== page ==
Collector's Club of Unixploria


Collecting Collectors Since 2010

A club for all collectors to meet, share and grow. The Collector's Club of Unixploria has several affiliate clubs across the kingdom. 

Our motto: Collect, Learn, and Share.


Collecting is a hobby that involves searching for, acquiring, organizing, cataloging, displaying, storing, and maintaining items that interest an individual collector. Collections can vary in many ways, such as the type and number of objects they contain, their purpose, and how they are presented. The possibilities for collecting are endless, and collectors have explored many of them. However, some subjects are more popular than others.

Collecting can be a hobby that starts in childhood and continues throughout one's life, or it can be picked up in adulthood. As collectors age, their goals may change. Some beginners start by purchasing items that they find appealing and then gradually learn how to build a collection. At the same time, others prefer to gain some knowledge about the field before making any purchases. The internet has become a global platform for collectors to connect, allowing many isolated enthusiasts to find like-minded individuals.

What's Collectible?

A collectible (collectible or collector's item) is any object regarded as being of value or interest to a collector. Collectible items are not necessarily monetarily valuable or uncommon. There are numerous types of collectibles and terms to denote those types. An antique is an old collectible. A curiosity is something deemed unique, unusual, or weird, such as a decorative item. A manufactured collectible is an item made specifically for people to collect.

Types of Collectibles

A "manufactured" collectible (often a contemporary collectible) is made specifically for people to collect. Examples of items commonly sold as collectibles include plates, figurines, bells, graphics, steins, and dolls. Some companies that produce manufactured collectibles are members of The Gift and Collectibles Guild.

Manufactured collectibles are products marketed as special editions, limited editions, or variants of these terms. They are used as a marketing incentive for various types of products. Initially, these terms were applied to products related to the arts, such as books, prints, or recorded music and films. However, they are now used for cars, fine wine, and other collectibles. A special edition usually includes extra material of some kind. On the other hand, a limited edition is restricted in the number of copies produced, although the number may be arbitrarily high.

Manufacturers and retailers use collectibles in several ways to increase sales. One of these ways is through licensed collectibles based on intellectual properties, such as images, characters, and logos from literature, music, movies, radio, television, and video games.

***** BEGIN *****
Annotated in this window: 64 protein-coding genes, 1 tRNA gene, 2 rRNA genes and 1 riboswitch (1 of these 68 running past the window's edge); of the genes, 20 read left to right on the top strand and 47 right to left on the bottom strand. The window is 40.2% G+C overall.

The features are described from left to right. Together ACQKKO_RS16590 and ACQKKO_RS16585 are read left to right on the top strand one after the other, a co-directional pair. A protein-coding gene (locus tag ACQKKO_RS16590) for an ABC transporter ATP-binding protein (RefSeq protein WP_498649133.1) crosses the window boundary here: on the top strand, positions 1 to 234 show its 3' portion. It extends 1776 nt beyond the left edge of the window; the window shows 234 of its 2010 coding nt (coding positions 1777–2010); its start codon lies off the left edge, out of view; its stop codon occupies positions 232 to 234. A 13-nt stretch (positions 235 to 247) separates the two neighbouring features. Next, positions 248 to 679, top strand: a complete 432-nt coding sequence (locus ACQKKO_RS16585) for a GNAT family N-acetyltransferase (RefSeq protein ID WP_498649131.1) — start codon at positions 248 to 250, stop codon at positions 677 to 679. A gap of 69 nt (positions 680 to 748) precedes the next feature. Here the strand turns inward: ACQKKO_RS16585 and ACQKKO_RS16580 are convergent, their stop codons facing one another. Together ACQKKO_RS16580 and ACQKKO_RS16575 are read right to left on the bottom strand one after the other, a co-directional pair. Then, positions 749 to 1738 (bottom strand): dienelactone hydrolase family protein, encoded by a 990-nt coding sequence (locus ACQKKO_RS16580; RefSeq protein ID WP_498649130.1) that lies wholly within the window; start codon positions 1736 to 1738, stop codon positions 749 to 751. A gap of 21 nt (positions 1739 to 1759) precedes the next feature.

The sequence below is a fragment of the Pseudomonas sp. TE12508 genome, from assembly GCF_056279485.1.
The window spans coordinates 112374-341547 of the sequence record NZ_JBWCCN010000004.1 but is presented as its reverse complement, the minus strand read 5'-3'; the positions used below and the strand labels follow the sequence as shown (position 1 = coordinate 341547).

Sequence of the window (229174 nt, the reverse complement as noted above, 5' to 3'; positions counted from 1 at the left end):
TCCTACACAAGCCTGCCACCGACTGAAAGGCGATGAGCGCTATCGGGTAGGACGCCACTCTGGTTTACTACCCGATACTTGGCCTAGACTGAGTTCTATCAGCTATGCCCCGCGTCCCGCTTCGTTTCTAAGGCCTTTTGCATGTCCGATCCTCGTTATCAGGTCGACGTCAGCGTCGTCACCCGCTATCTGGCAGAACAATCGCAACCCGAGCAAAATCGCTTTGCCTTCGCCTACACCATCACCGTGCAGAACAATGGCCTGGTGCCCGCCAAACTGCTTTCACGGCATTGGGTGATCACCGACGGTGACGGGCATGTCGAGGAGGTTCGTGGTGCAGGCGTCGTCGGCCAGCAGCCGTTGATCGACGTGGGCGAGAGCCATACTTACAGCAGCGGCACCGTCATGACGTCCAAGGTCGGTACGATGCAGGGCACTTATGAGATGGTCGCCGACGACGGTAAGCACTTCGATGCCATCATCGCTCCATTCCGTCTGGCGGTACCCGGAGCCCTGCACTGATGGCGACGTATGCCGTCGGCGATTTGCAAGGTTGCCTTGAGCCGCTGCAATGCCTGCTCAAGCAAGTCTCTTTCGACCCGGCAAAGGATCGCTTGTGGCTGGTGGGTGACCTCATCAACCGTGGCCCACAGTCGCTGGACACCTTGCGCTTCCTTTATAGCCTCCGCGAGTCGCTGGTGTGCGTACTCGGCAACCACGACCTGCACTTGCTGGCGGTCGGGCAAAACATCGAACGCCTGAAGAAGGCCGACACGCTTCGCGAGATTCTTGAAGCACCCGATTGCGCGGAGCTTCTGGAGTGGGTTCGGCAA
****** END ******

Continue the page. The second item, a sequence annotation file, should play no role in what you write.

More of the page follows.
Collectibles have a significant role in licensing, which includes advertising, brand names, and character merchandise. Retailers also use collectibles as prizes, which are items of nominal value that come with a retail product at no additional cost, and premiums, which are items that can be obtained by redeeming coupons, boxtops, or proofs of purchase from the product along with a small fee to cover shipping and handling. Additionally, collectibles in the form of souvenirs have played a crucial role in tourism.

Collecting memorabilia is a significant field that has become a big business. It includes collectibles related to a person, organization, event, or media, such as T-shirts, posters, and other items marketed to fans. Additionally, it encompasses ephemera from historical, media, or entertainment events, which are items meant to be discarded but saved by fans and accumulated by collectors.

Valuable Collectibles?

Collectibles are items sought after for various reasons, such as their limited supply and the possibility of an increase in value. Collectibles can be seen as a hedge against inflation from a financial perspective. Over time, their value can also increase as they become rarer due to loss, damage, or destruction. However, investing in collectibles has drawbacks, such as the potential lack of liquidity, especially for obscure items. Additionally, there is a risk of fraud.

Contemporary collectible manufacturing witnessed significant growth from the 1960s to the early 1990s. While some people bought these collectibles for personal use, others purchased them as investments. As a result, speculative markets emerged for many of these items. Due to the high number of people buying for investment purposes, duplicates are common. Additionally, although many collectibles were marketed as "limited editions," the number of items produced was often large. As a result, there is little demand for many (but not all) items delivered during this period, and their market values are often low.

Collectibles in a Historical Context

The desire to gather unique and captivating objects is innate and not exclusive to humans, as seen in the bowerbird and pack rat. The Renaissance Cabinet of Curiosities was a precursor to modern museums and collecting. The earliest manufactured collectibles were given as incentives with other products, such as cigarette cards in packs. These popular items eventually developed a secondary market and sometimes sparked "collectible crazes." Over time, many collectible items were sold separately instead of being used as marketing tools to enhance the appeal of other products.

Manufacturers often create a series of collectibles to encourage collecting. Each item in the series is differentiated in some way, such as sports cards depicting individual players or different designs of Beanie Babies. Collectors aim to assemble a complete set of all the available variations.

Collector editions are another way of supporting collectibles. They typically are produced in limited amounts and contain additional content that can be valuable for a collector. This practice is prevalent primarily in video games and movies.